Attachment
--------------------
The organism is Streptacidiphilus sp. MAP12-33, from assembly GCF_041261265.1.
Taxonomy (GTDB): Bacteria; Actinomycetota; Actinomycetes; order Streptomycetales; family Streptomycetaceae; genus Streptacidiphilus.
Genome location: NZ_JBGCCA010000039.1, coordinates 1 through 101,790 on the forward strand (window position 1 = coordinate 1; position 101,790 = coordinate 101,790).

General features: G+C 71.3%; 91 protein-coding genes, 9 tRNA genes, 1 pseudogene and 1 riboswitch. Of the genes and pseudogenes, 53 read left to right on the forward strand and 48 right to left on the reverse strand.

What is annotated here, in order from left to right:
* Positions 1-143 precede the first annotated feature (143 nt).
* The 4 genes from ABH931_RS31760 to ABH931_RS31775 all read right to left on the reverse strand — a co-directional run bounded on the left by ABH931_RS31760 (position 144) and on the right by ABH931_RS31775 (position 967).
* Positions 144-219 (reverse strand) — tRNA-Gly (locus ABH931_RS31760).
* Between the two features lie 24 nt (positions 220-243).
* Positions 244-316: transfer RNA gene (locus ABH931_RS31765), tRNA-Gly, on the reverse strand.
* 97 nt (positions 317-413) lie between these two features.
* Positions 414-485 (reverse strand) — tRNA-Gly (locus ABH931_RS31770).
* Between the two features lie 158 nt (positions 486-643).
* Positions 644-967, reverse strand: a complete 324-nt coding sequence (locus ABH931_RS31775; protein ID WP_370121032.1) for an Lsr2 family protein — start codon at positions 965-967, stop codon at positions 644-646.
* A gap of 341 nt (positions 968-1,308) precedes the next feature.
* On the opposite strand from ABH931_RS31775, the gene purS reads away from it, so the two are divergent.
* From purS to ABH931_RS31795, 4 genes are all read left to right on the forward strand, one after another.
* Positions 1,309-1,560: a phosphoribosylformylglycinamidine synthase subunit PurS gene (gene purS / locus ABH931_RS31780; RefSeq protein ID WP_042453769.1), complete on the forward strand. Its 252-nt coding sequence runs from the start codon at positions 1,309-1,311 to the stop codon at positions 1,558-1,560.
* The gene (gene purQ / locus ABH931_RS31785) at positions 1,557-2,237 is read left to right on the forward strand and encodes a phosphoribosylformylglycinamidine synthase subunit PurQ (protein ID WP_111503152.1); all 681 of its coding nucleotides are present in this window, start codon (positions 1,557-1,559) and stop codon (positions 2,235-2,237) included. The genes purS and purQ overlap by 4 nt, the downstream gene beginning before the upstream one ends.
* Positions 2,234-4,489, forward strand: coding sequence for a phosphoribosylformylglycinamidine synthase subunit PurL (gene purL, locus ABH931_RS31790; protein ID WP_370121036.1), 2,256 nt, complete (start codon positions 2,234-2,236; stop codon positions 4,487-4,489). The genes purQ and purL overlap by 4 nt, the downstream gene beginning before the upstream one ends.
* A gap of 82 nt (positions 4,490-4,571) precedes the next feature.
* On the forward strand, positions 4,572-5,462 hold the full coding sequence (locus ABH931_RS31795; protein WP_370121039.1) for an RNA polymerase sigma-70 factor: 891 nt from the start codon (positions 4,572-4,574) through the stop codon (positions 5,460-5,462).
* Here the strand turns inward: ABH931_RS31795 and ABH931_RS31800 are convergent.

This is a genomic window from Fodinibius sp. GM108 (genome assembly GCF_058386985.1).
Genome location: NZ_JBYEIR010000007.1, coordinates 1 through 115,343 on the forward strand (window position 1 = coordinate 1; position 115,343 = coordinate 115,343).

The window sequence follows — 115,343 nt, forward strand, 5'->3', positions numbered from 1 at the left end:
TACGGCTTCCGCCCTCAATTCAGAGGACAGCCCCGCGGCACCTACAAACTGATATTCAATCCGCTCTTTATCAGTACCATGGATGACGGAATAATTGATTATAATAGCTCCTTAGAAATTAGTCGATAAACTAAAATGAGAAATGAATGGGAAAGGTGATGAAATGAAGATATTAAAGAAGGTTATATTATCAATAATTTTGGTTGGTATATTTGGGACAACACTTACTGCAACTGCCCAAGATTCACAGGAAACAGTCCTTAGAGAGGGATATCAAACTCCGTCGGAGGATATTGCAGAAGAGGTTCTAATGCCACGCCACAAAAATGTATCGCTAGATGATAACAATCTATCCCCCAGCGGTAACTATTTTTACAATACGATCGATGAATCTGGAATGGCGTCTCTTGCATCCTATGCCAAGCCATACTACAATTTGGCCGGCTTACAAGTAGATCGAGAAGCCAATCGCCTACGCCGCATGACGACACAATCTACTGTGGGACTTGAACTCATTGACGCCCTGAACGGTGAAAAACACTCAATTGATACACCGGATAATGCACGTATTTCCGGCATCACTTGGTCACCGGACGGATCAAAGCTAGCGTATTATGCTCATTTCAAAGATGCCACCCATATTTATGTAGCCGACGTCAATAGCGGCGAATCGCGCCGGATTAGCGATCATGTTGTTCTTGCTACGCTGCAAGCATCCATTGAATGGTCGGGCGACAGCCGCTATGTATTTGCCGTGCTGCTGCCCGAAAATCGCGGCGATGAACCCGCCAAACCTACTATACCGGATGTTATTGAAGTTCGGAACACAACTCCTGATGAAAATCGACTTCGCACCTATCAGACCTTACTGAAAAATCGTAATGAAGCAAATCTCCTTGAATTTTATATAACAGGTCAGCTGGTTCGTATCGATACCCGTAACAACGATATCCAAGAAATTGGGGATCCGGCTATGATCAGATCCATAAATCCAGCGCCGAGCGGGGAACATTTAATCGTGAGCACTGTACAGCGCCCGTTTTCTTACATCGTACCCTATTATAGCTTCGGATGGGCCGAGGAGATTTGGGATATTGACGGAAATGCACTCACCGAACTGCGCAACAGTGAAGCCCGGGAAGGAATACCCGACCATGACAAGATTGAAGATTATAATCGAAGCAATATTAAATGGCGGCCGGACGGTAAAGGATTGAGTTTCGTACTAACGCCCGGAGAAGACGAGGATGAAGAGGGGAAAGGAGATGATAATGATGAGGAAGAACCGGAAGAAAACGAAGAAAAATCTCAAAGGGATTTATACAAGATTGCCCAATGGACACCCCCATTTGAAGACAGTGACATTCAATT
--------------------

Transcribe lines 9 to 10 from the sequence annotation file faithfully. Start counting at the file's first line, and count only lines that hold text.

* Between the two features lie 24 nt (positions 220-243).
* Positions 244-316: transfer RNA gene (locus ABH931_RS31765), tRNA-Gly, on the reverse strand.